Darby Lumber Company, United States v. 312 U.S. 100 (1941)
DARBY LUMBER COMPANY, UNITED STATES v. 312 U.S. 100 (1941)
This decision held the fair labor standards act of 1938 to be a valid exercise of federal power under the commerce clause. That was no surprise after the 1937 decisions upholding the wagner (national labor relations) act and after the retirement of the four Justices who had voted consistently for a narrow interpretation of the commerce clause. The opinion of Justice harlan fiske stone was nevertheless of great significance. For instead of speaking in terms of such nonconstitutional concepts as "direct" and "indirect," it returned to basic constitutional principles as to the scope of the power of Congress.
The commerce clause itself precluded states with high labor standards from protecting their wage levels by forbidding the entry of goods produced elsewhere at lower wages. This meant that in the absence of federal legislative action, states with the lowest labor standards could drive the standards down throughout the country. In 1916 Congress first sought to meet this problem by barring the interstate transportation of goods produced by children. Although that statute was clearly a regulation of interstate commerce the Supreme Court held it unconstitutional by a vote of 5–4 in hammer v. dagenhart (1918) because the purpose of the act was to control what occurred during the course of intrastate production. Five years later, in adkins v. children ' s hospital (1923), the Court ruled, 6–3, that the due process clause forbade the fixing of minimum wages by either federal or state governments.
The downward spiral of prices and wages during the Great Depression of the 1930s forced employers seeking to survive to reduce wages to incredibly low levels. Congress sought to deal with this problem by requiring the codes of fair competition under the national industrial recovery act to prescribe maximum hours and minimum wages. schechter poultry corp. v. united states (1935), holding the NRA unconstitutional, brought this program to a halt, and carter v. carter coal company (1936), holding that Congress lacked power to regulate labor conditions and relations in the coal industry, seemed to create an insurmountable impediment. Unpredictably, this lasted for only a year, when Carter was in substance overruled in the wagner act cases (1937) and Adkins was overruled in west coast hotel co. v. parrish (1937). The result was passage of the Fair Labor Standards Act in June 1938.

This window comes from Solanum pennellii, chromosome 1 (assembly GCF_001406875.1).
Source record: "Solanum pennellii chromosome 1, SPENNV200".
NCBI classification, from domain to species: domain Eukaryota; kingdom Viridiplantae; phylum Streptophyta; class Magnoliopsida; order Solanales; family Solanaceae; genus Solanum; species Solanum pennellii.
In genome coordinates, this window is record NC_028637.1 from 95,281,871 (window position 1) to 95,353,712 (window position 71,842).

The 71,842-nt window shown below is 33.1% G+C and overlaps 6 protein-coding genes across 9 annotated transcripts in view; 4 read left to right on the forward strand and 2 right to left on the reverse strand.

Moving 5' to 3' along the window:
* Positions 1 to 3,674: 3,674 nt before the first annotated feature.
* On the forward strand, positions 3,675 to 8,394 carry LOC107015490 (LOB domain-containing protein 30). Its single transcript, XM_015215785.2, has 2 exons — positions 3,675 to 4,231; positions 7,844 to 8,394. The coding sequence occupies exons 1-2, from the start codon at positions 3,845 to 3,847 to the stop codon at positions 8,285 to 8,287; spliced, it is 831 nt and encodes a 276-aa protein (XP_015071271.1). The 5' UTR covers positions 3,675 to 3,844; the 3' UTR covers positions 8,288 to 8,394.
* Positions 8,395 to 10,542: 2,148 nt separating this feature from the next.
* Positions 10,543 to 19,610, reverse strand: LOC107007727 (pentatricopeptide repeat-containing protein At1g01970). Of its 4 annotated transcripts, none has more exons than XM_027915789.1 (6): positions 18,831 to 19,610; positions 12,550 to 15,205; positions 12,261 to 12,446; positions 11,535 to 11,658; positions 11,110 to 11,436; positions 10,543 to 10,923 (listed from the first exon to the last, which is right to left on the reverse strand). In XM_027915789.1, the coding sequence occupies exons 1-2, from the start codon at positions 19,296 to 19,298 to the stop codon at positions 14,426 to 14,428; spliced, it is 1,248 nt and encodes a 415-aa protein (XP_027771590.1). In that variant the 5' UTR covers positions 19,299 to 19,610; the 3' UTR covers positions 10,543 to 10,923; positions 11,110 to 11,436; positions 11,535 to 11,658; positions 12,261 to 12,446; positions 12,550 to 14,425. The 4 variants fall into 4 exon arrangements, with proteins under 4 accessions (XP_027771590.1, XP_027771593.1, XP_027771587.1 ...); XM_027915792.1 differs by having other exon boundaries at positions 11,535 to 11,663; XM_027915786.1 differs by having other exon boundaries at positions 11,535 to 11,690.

That statute prescribed a minimum wage of twenty-five cents per hour for employees engaged in interstate commerce or in producing goods for such commerce. Payment of fifty percent more for overtime was required for all hours over forty-four per week (to be reduced to forty after two years). The act penalized violation of those standards or interstate shipment of goods produced in violation of them.
The lumber industry was typically afflicted with depressed wage rates; wages ranged from ten to twenty-seven and one-half cents per hour. The annual average wage for all lumber industry employees in Georgia in 1937 was $389. Fred Darby was paying his employees twelve and one-half to seventeen cents per hour; he devised a scheme to continue doing so after the Fair Labor Standards Act became effective, and he was indicted.
Although the other federal lower courts had seen the light after the Labor Board cases and sustained the new statute, the Georgia district judge deemed himself bound to follow hammer v. dagenhart and carter until the Supreme Court explicitly overruled them. Accordingly, he dismissed the indictment as an invalid regulation of manufacture, not interstate commerce, and the government appealed directly to the Supreme Court.